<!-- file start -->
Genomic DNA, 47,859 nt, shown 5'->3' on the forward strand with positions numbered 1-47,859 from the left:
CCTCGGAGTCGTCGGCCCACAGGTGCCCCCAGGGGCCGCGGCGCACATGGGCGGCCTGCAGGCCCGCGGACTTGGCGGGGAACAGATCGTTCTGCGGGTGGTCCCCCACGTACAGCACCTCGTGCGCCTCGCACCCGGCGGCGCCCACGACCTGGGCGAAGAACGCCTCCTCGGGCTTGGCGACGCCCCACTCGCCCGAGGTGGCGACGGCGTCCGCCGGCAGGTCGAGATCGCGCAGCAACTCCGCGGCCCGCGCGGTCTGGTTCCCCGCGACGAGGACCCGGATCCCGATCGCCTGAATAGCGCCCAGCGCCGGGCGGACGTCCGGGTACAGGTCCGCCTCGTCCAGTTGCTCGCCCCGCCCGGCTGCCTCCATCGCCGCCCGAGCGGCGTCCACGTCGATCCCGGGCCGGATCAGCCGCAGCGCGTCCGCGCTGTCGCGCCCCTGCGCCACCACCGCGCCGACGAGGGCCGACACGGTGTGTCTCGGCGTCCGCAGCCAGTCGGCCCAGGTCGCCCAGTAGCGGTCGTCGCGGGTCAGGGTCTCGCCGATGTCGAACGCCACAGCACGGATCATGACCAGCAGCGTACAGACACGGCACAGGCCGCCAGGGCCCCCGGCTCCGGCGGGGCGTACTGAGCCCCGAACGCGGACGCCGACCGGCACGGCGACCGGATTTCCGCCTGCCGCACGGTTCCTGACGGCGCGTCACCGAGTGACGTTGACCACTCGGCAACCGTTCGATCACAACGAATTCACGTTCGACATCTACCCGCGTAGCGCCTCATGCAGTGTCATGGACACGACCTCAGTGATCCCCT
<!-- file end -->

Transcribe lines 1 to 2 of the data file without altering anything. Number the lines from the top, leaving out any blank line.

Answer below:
Genomic DNA, 47,859 nt, shown 5'->3' on the forward strand with positions numbered 1-47,859 from the left:
CCTCGGAGTCGTCGGCCCACAGGTGCCCCCAGGGGCCGCGGCGCACATGGGCGGCCTGCAGGCCCGCGGACTTGGCGGGGAACAGATCGTTCTGCGGGTGGTCCCCCACGTACAGCACCTCGTGCGCCTCGCACCCGGCGGCGCCCACGACCTGGGCGAAGAACGCCTCCTCGGGCTTGGCGACGCCCCACTCGCCCGAGGTGGCGACGGCGTCCGCCGGCAGGTCGAGATCGCGCAGCAACTCCGCGGCCCGCGCGGTCTGGTTCCCCGCGACGAGGACCCGGATCCCGATCGCCTGAATAGCGCCCAGCGCCGGGCGGACGTCCGGGTACAGGTCCGCCTCGTCCAGTTGCTCGCCCCGCCCGGCTGCCTCCATCGCCGCCCGAGCGGCGTCCACGTCGATCCCGGGCCGGATCAGCCGCAGCGCGTCCGCGCTGTCGCGCCCCTGCGCCACCACCGCGCCGACGAGGGCCGACACGGTGTGTCTCGGCGTCCGCAGCCAGTCGGCCCAGGTCGCCCAGTAGCGGTCGTCGCGGGTCAGGGTCTCGCCGATGTCGAACGCCACAGCACGGATCATGACCAGCAGCGTACAGACACGGCACAGGCCGCCAGGGCCCCCGGCTCCGGCGGGGCGTACTGAGCCCCGAACGCGGACGCCGACCGGCACGGCGACCGGATTTCCGCCTGCCGCACGGTTCCTGACGGCGCGTCACCGAGTGACGTTGACCACTCGGCAACCGTTCGATCACAACGAATTCACGTTCGACATCTACCCGCGTAGCGCCTCATGCAGTGTCATGGACACGACCTCAGTGATCCCCT